Tonight’s dinner is at Ugly Dumpling, a rustic Asian comfort‑food restaurant on Commercial Drive that punches way above its weight. Next to us, a group of six, some deaf and some not, are signing furiously with the server. Turns out the group consists of the server’s mom, her female partner, her three sisters and her own partner, who happens to know how to sign because her former partner was deaf. “The perfect partner,” our server says appreciatively. They’re celebrating the birthday of one sister. A birthday cake arrives at the table, candles lit. Everyone raises their hands and flutters them, a beautiful, silent gesture of laughter and applause. My dining partner companion and I bask in the glow of their good cheer.
Thursday, June 6, Burnaby, B.C. Breakfast is leftover Ramón Peña sardines in olive oil (from last night’s dinner at Como Taperia) on microwaved tomato bread. My stay at an Airbnb in the beautiful Heights neighbourhood has been challenging because the city has no ride‑share system and taxis are hard to book if you don’t have a regular account with a company. It’s impossible to get a cab to pick me up in Burnaby. Yellow Cab and Black Top don’t serve the area. After 13 minutes on hold with the local taxi outfit, I’m told it will be at least a 25‑minute wait. I ask the dispatcher, who is about to hang up on me, if I will get a confirmation call‑back. “Oh yes, I see your number,” he assures me. Having no confidence that a cab will ever show, I start walking to Hastings Street to take the bus downtown. The cab, of course, never calls. My dining companion confirms my experience: She’s missed planes because of the city’s unreliable cab system. Even in downtown Vancouver at rush hour, a promised five‑minute wait can stretch on and on. While some have pointed out the many advantages of a ride‑share‑free city, it seems like even Vancouver will let them in soon.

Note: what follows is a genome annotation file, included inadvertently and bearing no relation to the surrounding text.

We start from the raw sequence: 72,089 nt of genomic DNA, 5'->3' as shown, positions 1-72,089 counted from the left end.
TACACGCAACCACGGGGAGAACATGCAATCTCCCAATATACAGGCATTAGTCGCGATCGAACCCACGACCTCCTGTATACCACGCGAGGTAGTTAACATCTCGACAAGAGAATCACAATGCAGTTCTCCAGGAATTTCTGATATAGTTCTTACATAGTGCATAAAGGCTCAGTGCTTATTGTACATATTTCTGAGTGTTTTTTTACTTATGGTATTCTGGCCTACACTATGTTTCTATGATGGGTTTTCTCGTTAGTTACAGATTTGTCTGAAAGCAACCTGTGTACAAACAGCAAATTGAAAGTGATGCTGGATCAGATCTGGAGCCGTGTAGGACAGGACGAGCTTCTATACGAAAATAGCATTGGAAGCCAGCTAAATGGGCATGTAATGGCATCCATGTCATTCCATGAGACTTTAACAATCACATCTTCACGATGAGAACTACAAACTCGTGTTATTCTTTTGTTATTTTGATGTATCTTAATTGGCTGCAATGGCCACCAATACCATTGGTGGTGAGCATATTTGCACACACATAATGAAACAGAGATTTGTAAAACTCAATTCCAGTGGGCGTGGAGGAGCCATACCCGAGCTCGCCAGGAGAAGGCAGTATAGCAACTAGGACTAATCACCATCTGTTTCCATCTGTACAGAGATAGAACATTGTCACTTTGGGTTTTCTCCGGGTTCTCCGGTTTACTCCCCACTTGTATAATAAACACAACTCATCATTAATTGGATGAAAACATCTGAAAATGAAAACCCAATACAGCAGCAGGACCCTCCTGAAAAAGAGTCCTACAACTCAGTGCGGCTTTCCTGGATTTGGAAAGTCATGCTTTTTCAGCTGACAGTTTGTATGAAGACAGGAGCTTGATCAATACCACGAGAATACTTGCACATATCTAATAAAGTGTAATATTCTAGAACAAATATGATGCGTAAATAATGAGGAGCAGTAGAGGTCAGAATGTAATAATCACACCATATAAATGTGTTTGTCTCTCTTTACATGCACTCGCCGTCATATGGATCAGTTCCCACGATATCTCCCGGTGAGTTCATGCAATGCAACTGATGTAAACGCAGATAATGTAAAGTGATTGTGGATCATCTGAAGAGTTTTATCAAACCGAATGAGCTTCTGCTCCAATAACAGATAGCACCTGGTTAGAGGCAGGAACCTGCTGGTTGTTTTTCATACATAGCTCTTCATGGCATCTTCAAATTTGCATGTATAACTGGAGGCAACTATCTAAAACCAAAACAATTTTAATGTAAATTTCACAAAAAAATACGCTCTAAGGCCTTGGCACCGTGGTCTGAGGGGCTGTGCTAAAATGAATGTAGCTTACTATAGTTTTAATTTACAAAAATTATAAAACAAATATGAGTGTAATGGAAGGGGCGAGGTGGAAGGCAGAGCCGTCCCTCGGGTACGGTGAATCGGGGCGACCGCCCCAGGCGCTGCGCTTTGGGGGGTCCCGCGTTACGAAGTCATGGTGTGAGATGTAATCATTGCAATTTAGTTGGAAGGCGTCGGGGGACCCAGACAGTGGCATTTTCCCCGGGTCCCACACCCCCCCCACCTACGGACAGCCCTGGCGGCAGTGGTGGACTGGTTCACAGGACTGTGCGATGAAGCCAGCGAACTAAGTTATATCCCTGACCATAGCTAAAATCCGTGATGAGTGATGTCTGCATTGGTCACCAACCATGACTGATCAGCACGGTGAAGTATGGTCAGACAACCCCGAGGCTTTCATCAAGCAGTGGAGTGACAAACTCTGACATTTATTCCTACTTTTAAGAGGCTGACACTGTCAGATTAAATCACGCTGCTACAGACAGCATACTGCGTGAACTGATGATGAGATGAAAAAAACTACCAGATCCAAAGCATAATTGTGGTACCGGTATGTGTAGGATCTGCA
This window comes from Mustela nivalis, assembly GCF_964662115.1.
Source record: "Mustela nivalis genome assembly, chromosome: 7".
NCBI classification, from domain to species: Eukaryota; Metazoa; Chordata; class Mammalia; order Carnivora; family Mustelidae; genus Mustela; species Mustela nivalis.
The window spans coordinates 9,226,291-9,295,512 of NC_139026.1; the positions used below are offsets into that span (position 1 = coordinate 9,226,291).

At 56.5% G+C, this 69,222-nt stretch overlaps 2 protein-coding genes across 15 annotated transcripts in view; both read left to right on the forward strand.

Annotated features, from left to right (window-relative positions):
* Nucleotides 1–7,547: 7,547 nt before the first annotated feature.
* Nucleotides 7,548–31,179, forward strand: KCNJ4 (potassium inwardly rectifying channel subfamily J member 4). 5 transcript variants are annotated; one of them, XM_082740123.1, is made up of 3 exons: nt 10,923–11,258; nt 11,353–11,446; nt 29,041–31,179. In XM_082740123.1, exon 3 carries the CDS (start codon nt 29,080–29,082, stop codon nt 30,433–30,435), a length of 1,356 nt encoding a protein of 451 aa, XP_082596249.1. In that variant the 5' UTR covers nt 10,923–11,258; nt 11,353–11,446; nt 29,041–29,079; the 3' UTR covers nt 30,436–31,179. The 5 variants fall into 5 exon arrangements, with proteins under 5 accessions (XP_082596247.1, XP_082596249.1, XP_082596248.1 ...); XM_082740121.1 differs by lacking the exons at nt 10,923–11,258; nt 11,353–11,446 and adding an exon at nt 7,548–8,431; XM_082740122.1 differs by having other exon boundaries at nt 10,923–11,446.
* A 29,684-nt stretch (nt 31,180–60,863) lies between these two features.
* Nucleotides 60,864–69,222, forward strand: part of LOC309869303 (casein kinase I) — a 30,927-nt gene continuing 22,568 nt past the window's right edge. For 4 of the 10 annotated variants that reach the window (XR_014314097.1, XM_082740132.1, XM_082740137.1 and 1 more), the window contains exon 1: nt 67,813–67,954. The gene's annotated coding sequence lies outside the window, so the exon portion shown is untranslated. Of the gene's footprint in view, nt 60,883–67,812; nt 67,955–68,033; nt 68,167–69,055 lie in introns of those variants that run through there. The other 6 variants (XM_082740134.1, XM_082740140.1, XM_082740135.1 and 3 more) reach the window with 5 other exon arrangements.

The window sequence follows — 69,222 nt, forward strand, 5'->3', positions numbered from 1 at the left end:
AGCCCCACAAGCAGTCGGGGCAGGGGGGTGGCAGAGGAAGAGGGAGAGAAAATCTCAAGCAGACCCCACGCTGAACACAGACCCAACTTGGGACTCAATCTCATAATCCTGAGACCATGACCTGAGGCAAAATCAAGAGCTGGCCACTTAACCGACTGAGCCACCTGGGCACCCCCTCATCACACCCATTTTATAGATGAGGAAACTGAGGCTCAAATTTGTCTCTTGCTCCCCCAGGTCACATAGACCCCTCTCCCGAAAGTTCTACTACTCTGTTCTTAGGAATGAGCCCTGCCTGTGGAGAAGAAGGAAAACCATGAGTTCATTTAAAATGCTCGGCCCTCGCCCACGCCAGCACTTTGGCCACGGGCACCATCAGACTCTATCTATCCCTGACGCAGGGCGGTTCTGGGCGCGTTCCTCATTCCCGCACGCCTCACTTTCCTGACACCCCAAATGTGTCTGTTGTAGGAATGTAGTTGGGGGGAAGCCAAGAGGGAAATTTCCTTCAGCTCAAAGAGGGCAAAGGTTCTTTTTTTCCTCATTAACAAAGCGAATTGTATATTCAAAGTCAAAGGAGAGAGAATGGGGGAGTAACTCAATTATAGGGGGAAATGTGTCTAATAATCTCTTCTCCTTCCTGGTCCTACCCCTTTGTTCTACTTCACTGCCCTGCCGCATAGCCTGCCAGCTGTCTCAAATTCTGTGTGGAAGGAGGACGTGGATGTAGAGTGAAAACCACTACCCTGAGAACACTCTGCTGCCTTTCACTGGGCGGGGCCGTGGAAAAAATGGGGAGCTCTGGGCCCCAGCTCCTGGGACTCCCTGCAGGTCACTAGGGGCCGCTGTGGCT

Friday, June 7, Whitehorse, Yukon. On the plane to Whitehorse I sit next to a semi‑retired nurse who helps run a home for seniors. People do move to warmer climates to retire, she tells me, but a surprising number come back. “The health services here are fabulous. In fact, many younger people are moving their parents here to retire,” she says. After we land, she wishes me a good visit and says, “You know what they say, ‘Visit Yukon once and you’ll always come back!’”
My dining companion, a writer and cookbook author, confirms this. She visited her sister and ended up coming back and putting down roots. Dinner at Wayfarer Oyster House alone could convince me to stay. Over cocktails, my new friend and her husband, an avalanche‑prevention safety expert and river guide, describe the Yukon lifestyle to me. “So many people pass through here on their way to climb or fish. They have a flat tire or breakdown. Ten to 15 percent end up staying. When we see them, baggy pants, long hair, we think, ‘Here comes the next generation!’”